Abstract 13723: Does Presence of Fluoroscopic Coronary Artery Calcification Affect the Clinical Outcome of Patients Undergoing Percutaneous Coronary Intervention? Results from the Intermountain Heart Collaborative Study Registry
BACKGROUND: The technical approach to, and difficulty of, percutaneous coronary intervention (PCI) among pts with CAD may be profoundly affected by the amount of coronary calcification (CAC) present. For instance, heavy CAC may require the use of rotational coronary atherectomy, make appropriate positioning of coronary stents problematic, or prevent full stent expansion during deployment. However, although these technical challenges may make the initial PCI procedure more difficult, how the presence of significant CAC affects the long term outcome of PCI is poorly known.
METHODS: We analyzed the coronary angiograms of 592 pts undergoing PCI and enrolled in the Intermountain Heart Collaborative Study catheterization registry. To assess angiographic severity of fluoroscopic CAC (F-CAC), we developed a novel scoring system, reporting extent (0-3) and severity (0-3) for each major coronary vessel (LM, LAD, LCX, RCA). A global score was determined by multiplying extent and severity scores for each vessel and summing the numbers for the 4 vessels (range=0-27). Pts undergoing PCI were then stratified by the presence of calcification (F-CAC ≥1). Multivariate logistic regression was performed to determine the independent effect of F-CAC on acute procedural success and 1 yr death, myocardial infarction (MI) and repeat coronary revascularization (Revasc).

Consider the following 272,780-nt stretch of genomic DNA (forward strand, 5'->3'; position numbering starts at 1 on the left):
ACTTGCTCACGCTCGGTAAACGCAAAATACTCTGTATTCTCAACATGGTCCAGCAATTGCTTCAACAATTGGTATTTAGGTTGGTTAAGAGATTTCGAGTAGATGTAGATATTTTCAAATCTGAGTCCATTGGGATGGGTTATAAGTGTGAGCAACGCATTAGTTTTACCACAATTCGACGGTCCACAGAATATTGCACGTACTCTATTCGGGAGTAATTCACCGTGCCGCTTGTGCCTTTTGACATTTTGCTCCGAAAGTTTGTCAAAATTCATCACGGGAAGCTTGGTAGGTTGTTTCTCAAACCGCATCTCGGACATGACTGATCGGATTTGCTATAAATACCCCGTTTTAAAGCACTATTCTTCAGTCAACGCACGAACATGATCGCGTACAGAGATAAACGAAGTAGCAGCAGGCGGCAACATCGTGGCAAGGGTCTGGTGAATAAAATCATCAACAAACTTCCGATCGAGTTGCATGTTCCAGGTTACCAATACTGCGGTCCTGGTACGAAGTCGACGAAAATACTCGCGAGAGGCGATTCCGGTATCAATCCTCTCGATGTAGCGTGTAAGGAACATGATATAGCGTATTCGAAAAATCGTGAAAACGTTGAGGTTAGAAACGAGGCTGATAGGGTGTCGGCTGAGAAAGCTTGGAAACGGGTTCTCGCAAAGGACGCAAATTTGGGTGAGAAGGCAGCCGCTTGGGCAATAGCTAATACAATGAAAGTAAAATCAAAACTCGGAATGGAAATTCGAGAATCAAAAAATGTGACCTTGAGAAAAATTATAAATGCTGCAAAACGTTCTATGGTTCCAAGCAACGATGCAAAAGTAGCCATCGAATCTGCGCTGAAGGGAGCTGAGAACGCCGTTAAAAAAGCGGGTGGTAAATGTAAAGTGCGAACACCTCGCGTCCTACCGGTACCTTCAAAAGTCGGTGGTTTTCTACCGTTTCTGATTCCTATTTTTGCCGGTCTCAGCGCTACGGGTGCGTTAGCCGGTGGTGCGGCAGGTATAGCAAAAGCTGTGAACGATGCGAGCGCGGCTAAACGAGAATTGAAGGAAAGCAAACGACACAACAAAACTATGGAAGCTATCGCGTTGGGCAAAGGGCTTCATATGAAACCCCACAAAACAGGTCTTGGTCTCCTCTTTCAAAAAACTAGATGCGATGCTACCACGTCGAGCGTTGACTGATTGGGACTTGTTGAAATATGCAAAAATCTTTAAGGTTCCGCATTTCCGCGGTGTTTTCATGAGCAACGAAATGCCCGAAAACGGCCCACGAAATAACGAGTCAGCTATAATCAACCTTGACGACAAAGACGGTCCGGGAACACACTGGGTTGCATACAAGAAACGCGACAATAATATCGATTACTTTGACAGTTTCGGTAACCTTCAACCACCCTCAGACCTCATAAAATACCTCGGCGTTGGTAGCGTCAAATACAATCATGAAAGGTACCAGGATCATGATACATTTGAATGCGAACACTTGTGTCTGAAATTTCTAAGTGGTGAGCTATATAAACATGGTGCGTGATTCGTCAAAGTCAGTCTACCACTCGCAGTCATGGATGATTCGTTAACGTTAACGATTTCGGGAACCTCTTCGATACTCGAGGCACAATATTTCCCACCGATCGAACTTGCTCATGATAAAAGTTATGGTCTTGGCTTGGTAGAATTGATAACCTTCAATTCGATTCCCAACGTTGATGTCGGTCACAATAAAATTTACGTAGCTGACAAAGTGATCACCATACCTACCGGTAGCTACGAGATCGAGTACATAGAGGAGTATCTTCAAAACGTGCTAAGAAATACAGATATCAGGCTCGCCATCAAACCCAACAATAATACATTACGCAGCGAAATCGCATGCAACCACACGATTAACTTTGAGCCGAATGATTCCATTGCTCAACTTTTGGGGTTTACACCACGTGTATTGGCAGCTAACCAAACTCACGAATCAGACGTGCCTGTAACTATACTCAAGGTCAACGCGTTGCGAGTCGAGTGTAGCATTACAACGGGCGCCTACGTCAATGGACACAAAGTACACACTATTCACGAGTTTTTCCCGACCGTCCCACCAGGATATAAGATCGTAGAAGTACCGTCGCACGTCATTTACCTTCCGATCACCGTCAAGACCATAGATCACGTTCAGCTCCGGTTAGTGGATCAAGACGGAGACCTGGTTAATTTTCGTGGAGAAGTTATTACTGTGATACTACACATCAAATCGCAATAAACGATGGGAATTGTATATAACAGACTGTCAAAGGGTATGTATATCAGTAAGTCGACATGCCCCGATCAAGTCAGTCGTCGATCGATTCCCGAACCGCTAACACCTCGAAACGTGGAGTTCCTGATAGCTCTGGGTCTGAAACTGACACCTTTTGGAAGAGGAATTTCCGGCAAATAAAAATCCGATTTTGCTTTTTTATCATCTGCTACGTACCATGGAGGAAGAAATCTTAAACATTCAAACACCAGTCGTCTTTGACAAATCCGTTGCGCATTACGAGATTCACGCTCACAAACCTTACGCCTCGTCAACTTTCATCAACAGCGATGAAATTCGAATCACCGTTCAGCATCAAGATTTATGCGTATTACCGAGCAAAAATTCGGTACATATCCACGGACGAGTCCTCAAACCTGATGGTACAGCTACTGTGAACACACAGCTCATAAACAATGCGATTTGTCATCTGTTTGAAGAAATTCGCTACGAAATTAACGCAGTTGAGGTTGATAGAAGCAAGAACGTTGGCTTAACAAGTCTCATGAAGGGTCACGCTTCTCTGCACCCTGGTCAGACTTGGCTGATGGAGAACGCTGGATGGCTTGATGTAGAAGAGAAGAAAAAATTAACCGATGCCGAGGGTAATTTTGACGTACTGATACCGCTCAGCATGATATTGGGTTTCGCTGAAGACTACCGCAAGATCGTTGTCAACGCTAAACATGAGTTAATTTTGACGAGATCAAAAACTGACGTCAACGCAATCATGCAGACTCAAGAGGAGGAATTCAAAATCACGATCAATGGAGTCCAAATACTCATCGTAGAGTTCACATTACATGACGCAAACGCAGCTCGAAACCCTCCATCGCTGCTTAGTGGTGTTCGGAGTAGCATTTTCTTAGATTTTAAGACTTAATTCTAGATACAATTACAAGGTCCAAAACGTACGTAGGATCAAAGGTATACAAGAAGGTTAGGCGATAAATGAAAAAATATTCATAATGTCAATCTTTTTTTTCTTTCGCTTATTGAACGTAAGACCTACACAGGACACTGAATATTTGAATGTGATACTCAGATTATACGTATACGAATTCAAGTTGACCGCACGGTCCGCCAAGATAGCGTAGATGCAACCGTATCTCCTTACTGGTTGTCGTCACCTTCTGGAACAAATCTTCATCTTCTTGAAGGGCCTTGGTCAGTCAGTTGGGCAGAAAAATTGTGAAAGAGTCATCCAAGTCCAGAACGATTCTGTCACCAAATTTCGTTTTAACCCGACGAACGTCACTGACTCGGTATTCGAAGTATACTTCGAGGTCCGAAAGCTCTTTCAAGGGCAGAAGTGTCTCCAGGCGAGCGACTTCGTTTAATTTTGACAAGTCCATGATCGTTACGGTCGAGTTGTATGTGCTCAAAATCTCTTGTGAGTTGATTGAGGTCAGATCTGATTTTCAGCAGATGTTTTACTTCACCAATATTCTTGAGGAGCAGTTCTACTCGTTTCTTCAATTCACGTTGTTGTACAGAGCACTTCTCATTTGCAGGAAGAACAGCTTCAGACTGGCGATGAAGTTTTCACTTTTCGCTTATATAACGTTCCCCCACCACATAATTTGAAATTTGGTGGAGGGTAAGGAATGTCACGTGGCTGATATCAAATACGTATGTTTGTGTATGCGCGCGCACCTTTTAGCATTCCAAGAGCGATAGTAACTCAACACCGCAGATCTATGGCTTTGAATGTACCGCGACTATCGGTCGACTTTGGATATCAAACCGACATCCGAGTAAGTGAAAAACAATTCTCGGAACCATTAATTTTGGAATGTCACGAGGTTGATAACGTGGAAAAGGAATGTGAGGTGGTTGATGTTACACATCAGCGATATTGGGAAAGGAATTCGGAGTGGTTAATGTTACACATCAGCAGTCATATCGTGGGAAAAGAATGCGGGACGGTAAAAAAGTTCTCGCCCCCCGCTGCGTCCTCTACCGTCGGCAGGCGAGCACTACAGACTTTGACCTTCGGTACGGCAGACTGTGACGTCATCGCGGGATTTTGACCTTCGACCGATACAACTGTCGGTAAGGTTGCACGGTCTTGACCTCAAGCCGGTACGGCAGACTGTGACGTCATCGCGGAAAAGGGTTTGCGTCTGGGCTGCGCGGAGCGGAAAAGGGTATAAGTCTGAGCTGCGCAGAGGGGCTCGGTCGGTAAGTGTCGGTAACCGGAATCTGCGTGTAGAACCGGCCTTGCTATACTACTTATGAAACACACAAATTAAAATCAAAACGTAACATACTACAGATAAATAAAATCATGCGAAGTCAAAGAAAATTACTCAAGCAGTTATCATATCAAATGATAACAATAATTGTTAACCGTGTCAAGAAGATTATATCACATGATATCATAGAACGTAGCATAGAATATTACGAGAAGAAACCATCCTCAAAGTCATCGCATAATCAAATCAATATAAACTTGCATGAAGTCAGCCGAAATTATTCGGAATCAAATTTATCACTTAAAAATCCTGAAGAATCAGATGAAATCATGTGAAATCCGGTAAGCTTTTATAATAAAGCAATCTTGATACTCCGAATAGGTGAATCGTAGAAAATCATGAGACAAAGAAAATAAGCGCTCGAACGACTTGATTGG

RESULTS: Pts with F-CAC were older (67±11 yrs vs 62±12 yrs, p>0.0001), more often smokers (23.9% vs 16.6%, p=0.03) and more frequently had multi-vessel CAD (52.1% vs 39.8%, p=0.04). Stents were used in 88% of cases and did not differ between groups. Rotational atherectomy was used more frequently (6.7% vs 3.0%, p=0.5) in patients with F-CAC. Acute success was high and did not differ between pts with and without F-CAC (100% vs 98.5%, p=NS). Even after adjustment, there was no difference in the 1 yr outcomes of death (3.2% vs 2.7%, odds ratio (OR) = 1.19, p=0.71), MI (11.2% vs 12.1%, OR=0.99, p=0.97), Revasc (20.0% vs 18.6%, OR=1.05, p=0.84) or the combination of events (28.2% vs 27.7%, OR=1.0, p=0.99). Results were similar even for those with F-CAC ≥3.
CONCLUSIONS: Although coronary calcification may increase the technical difficulty of PCI, it has no effect on the ultimate acute success or long-term outcome of PCI.
- © 2012 by American Heart Association, Inc.